Laurel man receives life sentence

December 07, 1993|By Alan J. Craver | Alan J. Craver,Staff Writer

A Laurel man who maintains his innocence in the 1987 robbery and slaying of a popular 85-year-old vendor at area horse-racing tracks was sentenced to life in prison yesterday.

Nuri Tuncer Icgoren, 41, was given the sentence in a Howard Circuit Court hearing for his conviction of first-degree murder in the stabbing death of Raymond Jerman Sr. along U.S. 1 in North Laurel on Sept. 29, 1987.

The sentence, issued by Judge Raymond Kane Jr., matches the sentence issued after Icgoren's first trial in 1988. He was convicted and sentenced to life in prison after the trial, but the state Court of Special Appeals overturned the verdict and ordered a second trial.

At Icgoren's second trial in November 1992, the jury was deadlocked after two days of deliberations, and a mistrial was declared.

Icgoren, a Turkish immigrant who moved to the United States in 1971, told Judge Kane that he never tried to flee the country and refused to accept numerous plea offers from county prosecutors because he is innocent. The former exercise rider at Bowie Race Course was accused of stabbing Mr. Jerman six times during an alleged robbery.

He noted that the most recent offer from prosecutors before his trial would have given him a maximum 11-year prison term if he pleaded guilty to second-degree murder.

"I'm not the person who did harm to him," Mr. Icgoren said. "One day, I believe, justice will be fair. I'm going to do everything to get that . . . I want to be free."

Icgoren's mother and relatives of Mr. Jerman were present during the sentencing hearing.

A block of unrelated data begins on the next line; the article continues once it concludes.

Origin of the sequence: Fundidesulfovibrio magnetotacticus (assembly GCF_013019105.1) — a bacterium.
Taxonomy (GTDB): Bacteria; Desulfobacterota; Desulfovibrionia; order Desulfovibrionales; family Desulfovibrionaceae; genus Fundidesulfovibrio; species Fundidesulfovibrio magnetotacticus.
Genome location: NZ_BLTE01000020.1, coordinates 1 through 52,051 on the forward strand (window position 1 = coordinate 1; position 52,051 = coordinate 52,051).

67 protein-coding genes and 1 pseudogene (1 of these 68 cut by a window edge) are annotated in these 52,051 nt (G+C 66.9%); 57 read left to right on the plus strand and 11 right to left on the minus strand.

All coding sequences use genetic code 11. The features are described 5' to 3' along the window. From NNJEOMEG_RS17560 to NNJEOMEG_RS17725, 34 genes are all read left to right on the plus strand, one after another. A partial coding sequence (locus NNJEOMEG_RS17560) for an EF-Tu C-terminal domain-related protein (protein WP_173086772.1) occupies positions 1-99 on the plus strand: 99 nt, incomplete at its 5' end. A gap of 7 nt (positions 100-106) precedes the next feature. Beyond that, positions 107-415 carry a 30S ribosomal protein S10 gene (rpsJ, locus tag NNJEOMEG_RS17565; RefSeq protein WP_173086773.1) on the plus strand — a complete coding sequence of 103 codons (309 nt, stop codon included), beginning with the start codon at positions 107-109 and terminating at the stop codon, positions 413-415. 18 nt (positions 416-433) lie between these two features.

Icgoren's attorney, Harry Trainor of Landover, asked Judge Kane to grant a motion for a new trial, but the judge denied the request.

Mr. Trainor then asked Judge Kane to suspend a portion of the life sentence requested by prosecutors, noting that Icgoren has already served about six years in prison without any problems.

But Senior Assistant State's Attorney Kate O'Donnell called the sentence "just and appropriate" for the slaying of Mr. Jerman and the pain the death caused his family.

Ms. O'Donnell asserted during the trial that Mr. Icgoren killed Mr. Jerman in an attempted robbery. Mr. Jerman, known for selling soda, snacks and produce from a pickup at area tracks, often had large amounts of money with him to cash checks for racetrack workers.

In casting the sentence, Judge Kane noted that he could not sentence Icgoren beyond the life sentence issued after his first trial. Icgoren will be eligible for parole in about nine years.

"[Mr. Jerman] was a simple man who was respected and got along with others," Judge Kane said. "It seems to me the crime is so heinous it deserves the sentence requested by the state."

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